What We Do
Rural people feel dismissed and discounted. But conversations around climate change don’t have to be polarizing and divisive - grounding observations around extreme weather, landscape challenges and community vitality can start today. When citizens are empowered with locally relevant knowledge, resources and tools they move to action. When empathy leads, we can unlock resources and programs that reduce carbon emissions and develop resilient communities. We must invest in heartfelt conversation. It's transformative.
Focus on Solutions
To get past politics and toward solutions on climate change we must first recognize and acknowledge that climate change is one of a series of economic and social challenges that are hitting rural communities’ disproportionately hard. For rural residents, existential issues on the national level are often felt as personal, physical and emotional considerations. Climate change and climate policy can be a threat to their livelihoods and require a change in personal and community identity. Therefore we must focus on climate change solutions that are intrinsically community solutions.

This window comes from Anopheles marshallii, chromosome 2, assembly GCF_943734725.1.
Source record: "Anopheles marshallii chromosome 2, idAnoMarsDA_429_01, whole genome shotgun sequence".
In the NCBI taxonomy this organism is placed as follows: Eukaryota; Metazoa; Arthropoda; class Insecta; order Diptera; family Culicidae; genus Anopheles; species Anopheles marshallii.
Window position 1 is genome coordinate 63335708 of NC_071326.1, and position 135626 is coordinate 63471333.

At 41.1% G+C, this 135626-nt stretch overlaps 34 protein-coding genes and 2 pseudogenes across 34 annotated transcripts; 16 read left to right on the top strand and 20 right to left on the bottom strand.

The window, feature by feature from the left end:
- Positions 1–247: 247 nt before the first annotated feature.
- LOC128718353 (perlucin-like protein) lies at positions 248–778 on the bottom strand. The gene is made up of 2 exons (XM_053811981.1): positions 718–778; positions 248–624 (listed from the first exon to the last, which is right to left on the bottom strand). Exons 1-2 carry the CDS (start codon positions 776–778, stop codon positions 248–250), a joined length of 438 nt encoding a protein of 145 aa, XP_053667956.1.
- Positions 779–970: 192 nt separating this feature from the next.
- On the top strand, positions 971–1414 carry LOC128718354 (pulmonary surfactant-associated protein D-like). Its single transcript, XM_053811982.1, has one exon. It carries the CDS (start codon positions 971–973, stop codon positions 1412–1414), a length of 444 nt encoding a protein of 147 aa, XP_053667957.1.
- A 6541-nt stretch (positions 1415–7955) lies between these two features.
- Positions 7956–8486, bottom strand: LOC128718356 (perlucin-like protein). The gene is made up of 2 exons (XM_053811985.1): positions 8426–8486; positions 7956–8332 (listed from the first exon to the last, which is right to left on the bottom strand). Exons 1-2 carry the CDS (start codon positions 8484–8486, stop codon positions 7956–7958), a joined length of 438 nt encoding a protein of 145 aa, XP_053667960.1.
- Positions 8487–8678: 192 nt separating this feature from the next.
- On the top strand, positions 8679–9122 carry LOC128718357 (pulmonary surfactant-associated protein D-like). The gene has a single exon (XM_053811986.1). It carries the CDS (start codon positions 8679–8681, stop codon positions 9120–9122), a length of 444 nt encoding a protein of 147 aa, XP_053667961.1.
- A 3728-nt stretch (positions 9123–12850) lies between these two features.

The Rural Climate Dialogues is the work of the Institute for Agriculture and Trade Policy and the Jefferson Center, originated by rural visionaries who observed the roadblocks within the climate movement and the erosion of civic discourse and knew we could, and needed to, do better.